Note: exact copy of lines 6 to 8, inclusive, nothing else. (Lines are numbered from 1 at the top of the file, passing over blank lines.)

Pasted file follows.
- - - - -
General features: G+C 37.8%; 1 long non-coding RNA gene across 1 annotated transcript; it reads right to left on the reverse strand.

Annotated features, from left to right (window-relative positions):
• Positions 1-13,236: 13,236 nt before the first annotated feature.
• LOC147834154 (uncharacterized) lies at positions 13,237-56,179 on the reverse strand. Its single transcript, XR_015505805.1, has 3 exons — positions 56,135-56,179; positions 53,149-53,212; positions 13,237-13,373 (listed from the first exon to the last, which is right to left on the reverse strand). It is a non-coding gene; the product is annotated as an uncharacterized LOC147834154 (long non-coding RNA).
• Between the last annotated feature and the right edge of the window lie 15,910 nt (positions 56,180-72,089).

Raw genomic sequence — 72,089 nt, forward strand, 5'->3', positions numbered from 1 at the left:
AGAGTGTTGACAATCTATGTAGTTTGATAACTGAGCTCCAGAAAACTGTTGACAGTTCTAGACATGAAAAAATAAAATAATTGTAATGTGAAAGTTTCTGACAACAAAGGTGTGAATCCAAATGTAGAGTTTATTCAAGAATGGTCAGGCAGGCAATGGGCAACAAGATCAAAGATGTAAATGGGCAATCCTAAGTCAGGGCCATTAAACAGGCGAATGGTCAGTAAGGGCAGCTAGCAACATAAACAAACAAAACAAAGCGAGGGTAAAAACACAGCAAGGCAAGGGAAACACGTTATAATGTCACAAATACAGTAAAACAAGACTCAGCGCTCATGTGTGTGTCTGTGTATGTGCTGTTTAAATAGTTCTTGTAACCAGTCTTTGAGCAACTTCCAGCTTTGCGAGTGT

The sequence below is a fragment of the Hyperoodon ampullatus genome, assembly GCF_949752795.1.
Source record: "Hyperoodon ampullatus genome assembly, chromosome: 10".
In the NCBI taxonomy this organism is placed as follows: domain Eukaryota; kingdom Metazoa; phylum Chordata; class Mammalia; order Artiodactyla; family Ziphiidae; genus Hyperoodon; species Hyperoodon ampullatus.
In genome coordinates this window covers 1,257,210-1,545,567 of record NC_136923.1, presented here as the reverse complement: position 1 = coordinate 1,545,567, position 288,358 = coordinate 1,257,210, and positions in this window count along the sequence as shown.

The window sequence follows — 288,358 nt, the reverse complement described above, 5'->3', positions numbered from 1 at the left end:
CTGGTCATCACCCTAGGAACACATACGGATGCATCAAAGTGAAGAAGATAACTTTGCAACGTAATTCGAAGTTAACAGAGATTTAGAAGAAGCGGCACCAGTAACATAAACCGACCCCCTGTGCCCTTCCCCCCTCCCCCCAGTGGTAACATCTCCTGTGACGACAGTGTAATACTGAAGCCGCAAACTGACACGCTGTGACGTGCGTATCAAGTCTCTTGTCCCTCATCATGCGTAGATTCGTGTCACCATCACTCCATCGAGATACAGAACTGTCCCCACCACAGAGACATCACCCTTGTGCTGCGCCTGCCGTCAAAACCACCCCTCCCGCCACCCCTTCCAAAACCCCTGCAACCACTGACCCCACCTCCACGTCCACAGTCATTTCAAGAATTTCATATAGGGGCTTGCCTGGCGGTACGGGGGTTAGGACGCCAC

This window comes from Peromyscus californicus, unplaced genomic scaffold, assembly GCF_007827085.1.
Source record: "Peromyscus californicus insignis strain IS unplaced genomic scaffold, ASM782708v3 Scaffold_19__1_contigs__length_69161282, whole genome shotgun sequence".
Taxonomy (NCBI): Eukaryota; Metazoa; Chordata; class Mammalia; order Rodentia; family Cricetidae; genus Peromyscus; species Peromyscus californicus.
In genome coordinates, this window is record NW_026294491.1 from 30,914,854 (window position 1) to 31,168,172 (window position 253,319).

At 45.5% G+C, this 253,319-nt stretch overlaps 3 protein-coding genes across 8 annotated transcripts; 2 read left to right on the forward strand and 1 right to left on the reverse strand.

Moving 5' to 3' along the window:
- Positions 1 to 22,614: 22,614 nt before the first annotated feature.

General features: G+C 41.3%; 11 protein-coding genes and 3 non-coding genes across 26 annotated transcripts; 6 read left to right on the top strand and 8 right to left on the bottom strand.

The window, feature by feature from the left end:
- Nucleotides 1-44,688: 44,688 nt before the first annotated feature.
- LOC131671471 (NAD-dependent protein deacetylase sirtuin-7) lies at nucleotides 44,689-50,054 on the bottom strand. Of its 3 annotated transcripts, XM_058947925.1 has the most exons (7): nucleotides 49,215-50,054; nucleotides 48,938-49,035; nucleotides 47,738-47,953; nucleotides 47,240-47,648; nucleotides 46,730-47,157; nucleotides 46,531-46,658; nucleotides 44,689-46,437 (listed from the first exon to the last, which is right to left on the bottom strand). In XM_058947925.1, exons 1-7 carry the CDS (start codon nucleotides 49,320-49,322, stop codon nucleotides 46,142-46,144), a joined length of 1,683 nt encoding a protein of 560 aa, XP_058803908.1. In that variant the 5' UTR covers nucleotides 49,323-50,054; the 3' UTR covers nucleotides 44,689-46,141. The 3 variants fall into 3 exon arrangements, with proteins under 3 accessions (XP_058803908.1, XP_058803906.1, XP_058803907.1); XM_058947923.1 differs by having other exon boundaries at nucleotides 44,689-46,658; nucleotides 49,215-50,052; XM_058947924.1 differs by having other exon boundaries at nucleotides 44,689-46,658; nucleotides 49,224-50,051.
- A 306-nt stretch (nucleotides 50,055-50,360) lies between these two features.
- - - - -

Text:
Raw genomic sequence — 72,089 nt, forward strand, 5'->3', positions numbered from 1 at the left:
AGAGTGTTGACAATCTATGTAGTTTGATAACTGAGCTCCAGAAAACTGTTGACAGTTCTAGACATGAAAAAATAAAATAATTGTAATGTGAAAGTTTCTGACAACAAAGGTGTGAATCCAAATGTAGAGTTTATTCAAGAATGGTCAGGCAGGCAATGGGCAACAAGATCAAAGATGTAAATGGGCAATCCTAAGTCAGGGCCATTAAACAGGCGAATGGTCAGTAAGGGCAGCTAGCAACATAAACAAACAAAACAAAGCGAGGGTAAAAACACAGCAAGGCAAGGGAAACACGTTATAATGTCACAAATACAGTAAAACAAGACTCAGCGCTCATGTGTGTGTCTGTGTATGTGCTGTTTAAATAGTTCTTGTAACCAGTCTTTGAGCAACTTCCAGCTTTGCGAGTGT

The sequence below is a fragment of the Hyperoodon ampullatus genome, assembly GCF_949752795.1.